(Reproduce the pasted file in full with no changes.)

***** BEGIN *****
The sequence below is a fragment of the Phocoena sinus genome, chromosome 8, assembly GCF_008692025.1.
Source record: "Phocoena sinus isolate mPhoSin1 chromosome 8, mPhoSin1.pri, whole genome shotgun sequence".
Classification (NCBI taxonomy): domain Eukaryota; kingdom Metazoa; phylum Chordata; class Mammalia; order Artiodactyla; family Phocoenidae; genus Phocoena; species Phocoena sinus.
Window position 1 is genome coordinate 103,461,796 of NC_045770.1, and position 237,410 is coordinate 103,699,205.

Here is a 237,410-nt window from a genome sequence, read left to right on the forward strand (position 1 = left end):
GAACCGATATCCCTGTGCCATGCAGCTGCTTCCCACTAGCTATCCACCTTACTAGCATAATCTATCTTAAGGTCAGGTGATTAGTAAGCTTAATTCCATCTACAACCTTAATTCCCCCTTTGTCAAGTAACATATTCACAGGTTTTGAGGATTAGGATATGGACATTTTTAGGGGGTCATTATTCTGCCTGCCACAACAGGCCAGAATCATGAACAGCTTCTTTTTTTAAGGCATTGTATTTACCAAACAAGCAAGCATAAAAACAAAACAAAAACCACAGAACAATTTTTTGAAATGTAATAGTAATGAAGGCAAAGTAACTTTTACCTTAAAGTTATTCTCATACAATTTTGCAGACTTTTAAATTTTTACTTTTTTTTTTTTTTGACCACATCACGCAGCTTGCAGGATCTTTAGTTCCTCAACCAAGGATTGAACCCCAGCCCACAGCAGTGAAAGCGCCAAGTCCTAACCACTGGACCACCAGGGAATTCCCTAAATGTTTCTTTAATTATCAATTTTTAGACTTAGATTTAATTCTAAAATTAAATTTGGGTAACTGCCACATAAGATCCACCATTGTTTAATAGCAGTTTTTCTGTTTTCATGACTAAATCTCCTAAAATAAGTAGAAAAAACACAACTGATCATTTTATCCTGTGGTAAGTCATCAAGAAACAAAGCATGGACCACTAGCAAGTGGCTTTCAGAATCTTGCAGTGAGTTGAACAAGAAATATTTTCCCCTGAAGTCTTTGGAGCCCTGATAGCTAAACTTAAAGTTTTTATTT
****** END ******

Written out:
The sequence below is a fragment of the Phocoena sinus genome, chromosome 8, assembly GCF_008692025.1.
Source record: "Phocoena sinus isolate mPhoSin1 chromosome 8, mPhoSin1.pri, whole genome shotgun sequence".
Classification (NCBI taxonomy): domain Eukaryota; kingdom Metazoa; phylum Chordata; class Mammalia; order Artiodactyla; family Phocoenidae; genus Phocoena; species Phocoena sinus.
Window position 1 is genome coordinate 103,461,796 of NC_045770.1, and position 237,410 is coordinate 103,699,205.

Here is a 237,410-nt window from a genome sequence, read left to right on the forward strand (position 1 = left end):
GAACCGATATCCCTGTGCCATGCAGCTGCTTCCCACTAGCTATCCACCTTACTAGCATAATCTATCTTAAGGTCAGGTGATTAGTAAGCTTAATTCCATCTACAACCTTAATTCCCCCTTTGTCAAGTAACATATTCACAGGTTTTGAGGATTAGGATATGGACATTTTTAGGGGGTCATTATTCTGCCTGCCACAACAGGCCAGAATCATGAACAGCTTCTTTTTTTAAGGCATTGTATTTACCAAACAAGCAAGCATAAAAACAAAACAAAAACCACAGAACAATTTTTTGAAATGTAATAGTAATGAAGGCAAAGTAACTTTTACCTTAAAGTTATTCTCATACAATTTTGCAGACTTTTAAATTTTTACTTTTTTTTTTTTTTGACCACATCACGCAGCTTGCAGGATCTTTAGTTCCTCAACCAAGGATTGAACCCCAGCCCACAGCAGTGAAAGCGCCAAGTCCTAACCACTGGACCACCAGGGAATTCCCTAAATGTTTCTTTAATTATCAATTTTTAGACTTAGATTTAATTCTAAAATTAAATTTGGGTAACTGCCACATAAGATCCACCATTGTTTAATAGCAGTTTTTCTGTTTTCATGACTAAATCTCCTAAAATAAGTAGAAAAAACACAACTGATCATTTTATCCTGTGGTAAGTCATCAAGAAACAAAGCATGGACCACTAGCAAGTGGCTTTCAGAATCTTGCAGTGAGTTGAACAAGAAATATTTTCCCCTGAAGTCTTTGGAGCCCTGATAGCTAAACTTAAAGTTTTTATTT